Chilean soldiers in the twentieth century appear in most historical accounts, if they appear at all, as decontextualized figures or simply as a single man: Augusto Pinochet. In his incisive study The Pinochet Generation: The Chilean Military in the Twentieth Century, John R. Bawden provides compelling new insights into the era and posits that Pinochet and his men were responsible for two major transformations in Chile’s constitution as well as the political and economic effects that followed. Determined to refocus what he sees as a “decontextualized paucity” of historical information on Chile’s armed forces, Bawden offers a new perspective to explain why the military overthrew the government in 1973 as well as why and how Chile slowly transitioned back to a democracy at the end of the 1980s. Standing apart from other views, Bawden insists that the Chilean military’s indigenous traditions and customs did more than foreign influences to mold their beliefs and behavior leading up to the 1973 coup of Salvador Allende. Drawing from defense publications, testimonial literature, and archival materials in both the United States and Chile, The Pinochet Generation characterizes the lens through which Chilean officers saw the world, their own actions, and their place in national history. This thorough analysis of the Chilean services’ history, education, values, and worldview shows how this military culture shaped Chilean thinking and behavior, shedding light on the distinctive qualities of Chile’s armed forces, the military’s decision to depose Allende, and the Pinochet dictatorship’s resilience, repressiveness, and durability. Bawden’s account of Chile’s vast and complex military history of the twentieth century will appeal to political scientists, historians, faculty and graduate students interested in Latin America and its armed forces, students of US–Latin American diplomacy, and those interested in issues of human rights.
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About the Author
John R. Bawden is an associate professor of history at the University of Montevallo and teaches twentieth century Latin American history. His articles on the Chilean military have been published in the Journal of Latin American Studies and The Latin Americanist.
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The Pinochet Generation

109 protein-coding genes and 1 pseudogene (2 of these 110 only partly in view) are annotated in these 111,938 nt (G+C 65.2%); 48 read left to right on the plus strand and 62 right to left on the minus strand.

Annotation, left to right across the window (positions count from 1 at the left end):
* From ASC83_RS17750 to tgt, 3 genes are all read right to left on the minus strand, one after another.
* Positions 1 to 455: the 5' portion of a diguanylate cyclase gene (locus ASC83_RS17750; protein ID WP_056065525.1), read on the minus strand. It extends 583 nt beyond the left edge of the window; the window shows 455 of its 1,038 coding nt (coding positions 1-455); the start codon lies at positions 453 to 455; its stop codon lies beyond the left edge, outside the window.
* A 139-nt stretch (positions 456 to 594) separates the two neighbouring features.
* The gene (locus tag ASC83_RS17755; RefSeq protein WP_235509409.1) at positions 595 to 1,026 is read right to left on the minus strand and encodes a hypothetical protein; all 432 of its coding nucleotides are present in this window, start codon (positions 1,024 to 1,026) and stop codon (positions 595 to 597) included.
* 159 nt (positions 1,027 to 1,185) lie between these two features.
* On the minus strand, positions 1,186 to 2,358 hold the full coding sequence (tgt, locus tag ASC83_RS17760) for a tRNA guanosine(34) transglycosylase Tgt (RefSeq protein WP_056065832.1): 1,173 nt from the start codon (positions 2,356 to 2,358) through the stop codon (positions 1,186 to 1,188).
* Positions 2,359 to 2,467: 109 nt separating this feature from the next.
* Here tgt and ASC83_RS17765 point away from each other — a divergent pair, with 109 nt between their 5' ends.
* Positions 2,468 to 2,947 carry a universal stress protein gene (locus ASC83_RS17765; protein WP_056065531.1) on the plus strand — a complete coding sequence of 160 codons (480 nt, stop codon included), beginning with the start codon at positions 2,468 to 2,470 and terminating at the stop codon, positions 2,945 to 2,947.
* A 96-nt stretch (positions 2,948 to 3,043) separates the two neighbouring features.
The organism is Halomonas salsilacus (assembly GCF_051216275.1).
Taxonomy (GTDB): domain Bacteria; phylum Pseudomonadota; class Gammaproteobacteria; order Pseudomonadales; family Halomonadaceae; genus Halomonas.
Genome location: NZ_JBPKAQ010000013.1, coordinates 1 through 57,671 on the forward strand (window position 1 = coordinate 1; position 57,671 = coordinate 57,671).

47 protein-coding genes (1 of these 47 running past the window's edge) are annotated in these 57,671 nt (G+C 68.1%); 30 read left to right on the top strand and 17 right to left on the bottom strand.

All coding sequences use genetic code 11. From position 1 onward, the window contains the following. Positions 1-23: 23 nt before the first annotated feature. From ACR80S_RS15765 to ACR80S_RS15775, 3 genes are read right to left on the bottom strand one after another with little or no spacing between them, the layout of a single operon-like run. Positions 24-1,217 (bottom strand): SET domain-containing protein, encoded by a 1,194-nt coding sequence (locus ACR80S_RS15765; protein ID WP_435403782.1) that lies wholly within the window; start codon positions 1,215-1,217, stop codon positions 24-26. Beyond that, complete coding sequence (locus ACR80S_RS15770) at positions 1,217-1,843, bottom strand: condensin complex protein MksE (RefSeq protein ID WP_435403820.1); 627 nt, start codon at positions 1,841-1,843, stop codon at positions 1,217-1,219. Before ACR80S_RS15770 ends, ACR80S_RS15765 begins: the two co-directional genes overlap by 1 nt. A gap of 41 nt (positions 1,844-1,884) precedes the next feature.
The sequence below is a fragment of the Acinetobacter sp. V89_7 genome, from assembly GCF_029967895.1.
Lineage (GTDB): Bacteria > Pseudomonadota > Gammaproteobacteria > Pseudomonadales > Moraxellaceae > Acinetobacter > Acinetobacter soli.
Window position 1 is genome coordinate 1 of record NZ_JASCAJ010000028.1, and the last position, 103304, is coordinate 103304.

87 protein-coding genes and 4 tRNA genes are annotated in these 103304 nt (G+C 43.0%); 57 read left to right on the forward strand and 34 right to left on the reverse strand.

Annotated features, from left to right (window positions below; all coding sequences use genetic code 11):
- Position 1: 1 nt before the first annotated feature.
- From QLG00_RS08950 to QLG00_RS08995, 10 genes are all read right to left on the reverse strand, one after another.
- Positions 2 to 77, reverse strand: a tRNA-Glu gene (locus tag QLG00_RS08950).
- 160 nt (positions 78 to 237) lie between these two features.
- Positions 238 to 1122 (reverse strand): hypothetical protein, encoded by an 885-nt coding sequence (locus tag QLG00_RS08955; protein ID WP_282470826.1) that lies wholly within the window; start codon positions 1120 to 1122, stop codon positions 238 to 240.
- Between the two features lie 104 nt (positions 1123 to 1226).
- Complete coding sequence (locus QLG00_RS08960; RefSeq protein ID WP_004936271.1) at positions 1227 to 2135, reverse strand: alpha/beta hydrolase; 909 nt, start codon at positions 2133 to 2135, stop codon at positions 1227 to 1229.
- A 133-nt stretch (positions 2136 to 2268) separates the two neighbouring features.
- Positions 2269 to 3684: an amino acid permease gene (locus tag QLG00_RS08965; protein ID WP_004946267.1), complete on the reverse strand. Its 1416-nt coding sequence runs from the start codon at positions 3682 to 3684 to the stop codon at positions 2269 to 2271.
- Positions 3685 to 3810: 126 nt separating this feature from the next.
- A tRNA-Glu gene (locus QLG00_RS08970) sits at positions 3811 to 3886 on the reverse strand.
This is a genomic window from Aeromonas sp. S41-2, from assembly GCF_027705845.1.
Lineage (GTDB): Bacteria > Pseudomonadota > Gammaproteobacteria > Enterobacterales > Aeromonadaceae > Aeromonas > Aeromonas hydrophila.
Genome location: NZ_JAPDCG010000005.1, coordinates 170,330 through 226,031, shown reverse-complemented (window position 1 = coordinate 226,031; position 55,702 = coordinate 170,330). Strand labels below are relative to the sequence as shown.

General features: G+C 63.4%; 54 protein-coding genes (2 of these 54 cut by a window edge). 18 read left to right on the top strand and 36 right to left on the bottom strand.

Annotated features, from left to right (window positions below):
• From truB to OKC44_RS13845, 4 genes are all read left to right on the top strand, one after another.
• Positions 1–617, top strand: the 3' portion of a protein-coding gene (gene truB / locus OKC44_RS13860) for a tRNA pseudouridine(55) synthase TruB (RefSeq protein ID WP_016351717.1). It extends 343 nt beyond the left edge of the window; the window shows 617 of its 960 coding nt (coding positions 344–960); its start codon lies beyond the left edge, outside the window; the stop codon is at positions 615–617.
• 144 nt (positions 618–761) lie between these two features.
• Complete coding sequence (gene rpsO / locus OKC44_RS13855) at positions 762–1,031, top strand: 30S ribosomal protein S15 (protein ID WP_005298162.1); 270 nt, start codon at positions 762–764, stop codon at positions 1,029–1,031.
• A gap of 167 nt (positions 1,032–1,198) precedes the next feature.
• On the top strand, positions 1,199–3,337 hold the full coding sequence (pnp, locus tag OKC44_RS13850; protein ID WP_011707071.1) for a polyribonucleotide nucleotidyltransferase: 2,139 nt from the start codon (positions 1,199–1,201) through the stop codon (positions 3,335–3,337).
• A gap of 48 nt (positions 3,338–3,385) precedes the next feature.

The Chilean Military in the Twentieth Century
By John R. Bawden
The University of Alabama PressCopyright © 2016 University of Alabama Press
All rights reserved.
Evolution of a Proud Tradition
Chile's Armed Forces to 1931
When Pedro de Valdivia left Peru in 1540 to conquer the forbidding lands south of the Incan empire, his expedition promised hardship. Five years earlier Diego de Almagro had set out with five hundred Spanish soldiers and several thousand Indian allies to conquer the country he and his men called Chilli, but from beginning to end Almagro's campaign was a disaster. Thousands died of exposure crossing the Andes, and once the expedition reached Chile's temperate heartland it became apparent that the country had few prospects for profitable conquest — too little gold and hostile Indians. Returning to Peru, Almagro told everyone the land was poor and miserable.
Undaunted by Almagro's warnings, Valdivia marched into Chile's central valley and defeated a Native army on the site where he built the settlement known as Santiago de la Nueva Extremadura. In a letter to Holy Roman Emperor Charles V, Valdivia wrote that "this land is such that there is none better in the world for living in and settling, this I say because it is very flat, very healthy and very pleasant." The Mediterranean climate may have been agreeable, but the conquest of Chile was not. Native warriors, whom the Spanish called Araucanians, burned Santiago to the ground in 1541 and destroyed the ship Valdivia's men were building to establish contact with Peru. For the next two years the colony's settlers lived a frightened existence, nervously guarding their crops and livestock from indigenous warriors.